Nevertheless, there are some ways in which the government could be able to access such information with the help of the technology companies. One way involves providing a copy of the private keys used by the sender and recipient to allow the government to become third party recipients of some sort of the information being sent between two or more people.
The problem with this, however, and indeed most other ways of getting around encryption, is that if hackers were ever to get a hold of these keys, then user data would be in the hands of malicious actors seeking to do harm and cause damage. Governments, like anybody else online, due to the open structure of the internet, are also vulnerable to attacks. The breach of the United States Government Office of Personnel Management in 2015 is just one of the many examples of public authorities being subject to the dangers of cyberspace.
There also needs to be consideration of the market incentive of these technology companies and the technology industry as a whole. Data protection measures are often an important selling point for many technology companies, big or small. When consumers can be assured that their data is being protected they are more likely to provide it. This is especially the case after the Snowden revelations and the rise in reported data breaches at various companies across the world. Plus, if WhatsApp were to be made to provide access to data for the government, it is likely that another company will provide encrypted messaging services, filling the void in the market for consumers. Terrorists and other criminals will likely jump from service to service with ease and the problems here are never resolved.
Furthermore, if WhatsApp provided access to a UK government, what would stop a Russian government from ordering similar requests, or even a Chinese government, both of which have poorer human rights records than the UK. The geopolitical consequences, thus, could be severe.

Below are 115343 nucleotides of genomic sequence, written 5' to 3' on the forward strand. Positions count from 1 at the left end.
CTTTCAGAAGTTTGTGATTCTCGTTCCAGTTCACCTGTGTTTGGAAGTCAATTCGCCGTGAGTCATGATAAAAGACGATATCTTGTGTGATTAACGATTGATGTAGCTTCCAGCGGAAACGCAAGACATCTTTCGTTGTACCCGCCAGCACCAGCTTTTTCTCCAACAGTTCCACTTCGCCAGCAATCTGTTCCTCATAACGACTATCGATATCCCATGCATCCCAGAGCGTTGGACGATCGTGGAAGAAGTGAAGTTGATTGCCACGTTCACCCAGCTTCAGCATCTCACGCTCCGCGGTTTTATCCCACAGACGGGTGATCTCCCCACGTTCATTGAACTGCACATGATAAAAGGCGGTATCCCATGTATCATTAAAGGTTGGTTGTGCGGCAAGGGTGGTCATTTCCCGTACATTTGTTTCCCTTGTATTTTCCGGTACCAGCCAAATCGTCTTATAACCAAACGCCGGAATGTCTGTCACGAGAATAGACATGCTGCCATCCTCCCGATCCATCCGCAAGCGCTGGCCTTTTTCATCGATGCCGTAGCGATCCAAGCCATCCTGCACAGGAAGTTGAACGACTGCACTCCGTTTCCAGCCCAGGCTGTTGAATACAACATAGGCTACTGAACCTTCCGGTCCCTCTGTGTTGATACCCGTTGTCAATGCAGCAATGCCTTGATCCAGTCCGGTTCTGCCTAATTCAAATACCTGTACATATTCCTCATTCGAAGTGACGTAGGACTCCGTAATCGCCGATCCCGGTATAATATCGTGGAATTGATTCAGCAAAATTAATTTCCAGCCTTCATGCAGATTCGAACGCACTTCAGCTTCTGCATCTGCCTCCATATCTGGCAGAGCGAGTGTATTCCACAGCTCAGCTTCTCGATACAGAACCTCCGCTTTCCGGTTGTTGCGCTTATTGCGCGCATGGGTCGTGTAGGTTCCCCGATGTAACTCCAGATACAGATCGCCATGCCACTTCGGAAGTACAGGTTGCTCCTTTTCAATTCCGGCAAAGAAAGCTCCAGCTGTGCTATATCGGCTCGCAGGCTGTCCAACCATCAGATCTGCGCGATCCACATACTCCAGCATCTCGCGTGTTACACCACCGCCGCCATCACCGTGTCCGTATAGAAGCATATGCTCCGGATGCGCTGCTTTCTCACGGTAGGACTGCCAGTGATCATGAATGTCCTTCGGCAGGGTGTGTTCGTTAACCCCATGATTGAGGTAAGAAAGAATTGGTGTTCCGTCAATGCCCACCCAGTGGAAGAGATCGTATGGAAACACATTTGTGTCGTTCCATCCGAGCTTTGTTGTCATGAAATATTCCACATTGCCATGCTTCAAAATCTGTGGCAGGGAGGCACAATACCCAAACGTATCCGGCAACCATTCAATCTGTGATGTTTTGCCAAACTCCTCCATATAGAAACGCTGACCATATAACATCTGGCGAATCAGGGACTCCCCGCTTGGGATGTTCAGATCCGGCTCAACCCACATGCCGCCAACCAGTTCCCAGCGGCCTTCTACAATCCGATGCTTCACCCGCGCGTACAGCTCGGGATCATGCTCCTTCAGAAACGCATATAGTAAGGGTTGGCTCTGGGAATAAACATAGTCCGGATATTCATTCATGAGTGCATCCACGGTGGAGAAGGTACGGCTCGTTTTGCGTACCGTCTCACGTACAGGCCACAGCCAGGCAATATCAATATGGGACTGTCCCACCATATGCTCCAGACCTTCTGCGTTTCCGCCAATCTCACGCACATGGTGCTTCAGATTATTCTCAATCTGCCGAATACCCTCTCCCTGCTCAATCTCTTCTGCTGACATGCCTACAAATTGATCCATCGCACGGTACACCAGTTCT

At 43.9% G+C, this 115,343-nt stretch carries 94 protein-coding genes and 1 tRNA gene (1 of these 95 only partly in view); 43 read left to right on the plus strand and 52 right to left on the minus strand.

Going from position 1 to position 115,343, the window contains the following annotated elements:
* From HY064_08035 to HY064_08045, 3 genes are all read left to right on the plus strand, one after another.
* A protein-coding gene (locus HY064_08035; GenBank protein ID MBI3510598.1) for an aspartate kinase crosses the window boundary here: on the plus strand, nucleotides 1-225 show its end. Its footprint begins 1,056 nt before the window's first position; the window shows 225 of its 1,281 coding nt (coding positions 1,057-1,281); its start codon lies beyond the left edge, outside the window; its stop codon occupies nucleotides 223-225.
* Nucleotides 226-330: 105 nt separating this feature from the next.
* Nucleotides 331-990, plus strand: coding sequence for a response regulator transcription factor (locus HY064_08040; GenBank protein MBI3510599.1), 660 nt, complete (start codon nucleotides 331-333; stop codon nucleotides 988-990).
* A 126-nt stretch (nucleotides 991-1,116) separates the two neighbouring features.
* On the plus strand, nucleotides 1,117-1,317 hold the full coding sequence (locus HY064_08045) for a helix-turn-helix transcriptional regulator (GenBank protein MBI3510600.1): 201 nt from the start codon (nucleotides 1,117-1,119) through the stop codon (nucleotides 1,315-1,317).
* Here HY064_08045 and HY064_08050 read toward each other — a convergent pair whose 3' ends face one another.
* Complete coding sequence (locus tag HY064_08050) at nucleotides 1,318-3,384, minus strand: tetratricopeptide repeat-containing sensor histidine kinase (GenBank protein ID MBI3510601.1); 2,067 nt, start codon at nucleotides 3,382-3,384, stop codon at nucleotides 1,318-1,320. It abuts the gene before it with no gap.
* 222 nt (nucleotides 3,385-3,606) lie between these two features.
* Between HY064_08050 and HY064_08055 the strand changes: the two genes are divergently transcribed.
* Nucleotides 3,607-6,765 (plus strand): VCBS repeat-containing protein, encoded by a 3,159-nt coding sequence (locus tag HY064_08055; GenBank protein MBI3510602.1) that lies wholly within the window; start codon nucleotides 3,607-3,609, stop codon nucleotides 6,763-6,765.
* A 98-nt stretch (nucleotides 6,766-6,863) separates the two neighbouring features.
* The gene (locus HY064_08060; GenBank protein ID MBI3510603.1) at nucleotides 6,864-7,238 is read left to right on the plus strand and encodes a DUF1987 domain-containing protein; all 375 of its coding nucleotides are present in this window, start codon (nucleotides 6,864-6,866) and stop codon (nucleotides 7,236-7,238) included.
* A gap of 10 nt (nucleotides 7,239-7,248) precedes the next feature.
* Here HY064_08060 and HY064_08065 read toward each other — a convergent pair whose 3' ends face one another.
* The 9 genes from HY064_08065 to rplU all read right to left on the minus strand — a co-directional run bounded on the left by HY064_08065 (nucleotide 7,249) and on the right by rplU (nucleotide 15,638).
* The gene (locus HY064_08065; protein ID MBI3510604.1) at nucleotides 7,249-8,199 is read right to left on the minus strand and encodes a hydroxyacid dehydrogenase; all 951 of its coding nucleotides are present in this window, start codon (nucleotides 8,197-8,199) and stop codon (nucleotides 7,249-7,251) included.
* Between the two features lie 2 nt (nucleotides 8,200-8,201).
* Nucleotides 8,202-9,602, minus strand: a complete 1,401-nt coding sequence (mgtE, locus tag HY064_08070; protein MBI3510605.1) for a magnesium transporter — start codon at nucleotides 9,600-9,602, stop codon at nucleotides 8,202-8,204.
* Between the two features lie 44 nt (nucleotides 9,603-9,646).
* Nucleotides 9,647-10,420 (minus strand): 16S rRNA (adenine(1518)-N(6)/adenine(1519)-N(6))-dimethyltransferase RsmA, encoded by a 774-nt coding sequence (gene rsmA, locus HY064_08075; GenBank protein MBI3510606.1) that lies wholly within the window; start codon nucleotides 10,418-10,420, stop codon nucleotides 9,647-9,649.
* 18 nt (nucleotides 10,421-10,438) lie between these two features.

More Talk, More Action
The important notion that Amber Rudd and others have seemed to forgotten is that the internet is a largely borderless and unregulated area. In its beginnings, governments and regulators alike failed to anticipate the immense growth and impact of the internet and everything else stemming from it. The internet was built with privacy safeguards and security parameters considered only after-the-fact. As a result, hardly any effective legislation exists to cope with the array problems it presents, and the application of old laws, tailored to older technologies, are scarcely applicable today. Even when new laws are passed, the pace of technological innovation and the ever-changing technology industry means laws can become outdated very quickly.
But that does not mean nothing can be done. Indeed, one welcomed remark by the Home Secretary on Sunday was the intention to gather technology companies to try to work through some of the problems in play. In the meantime, encryption, and issues it presents, will remain, until governments and the private sector are able to find some reasonable solution.
Keys under doormats: mandating insecurity by requiring government access to all data and communications, Harold Abelson et al, Journal of Cybersecurity (2015)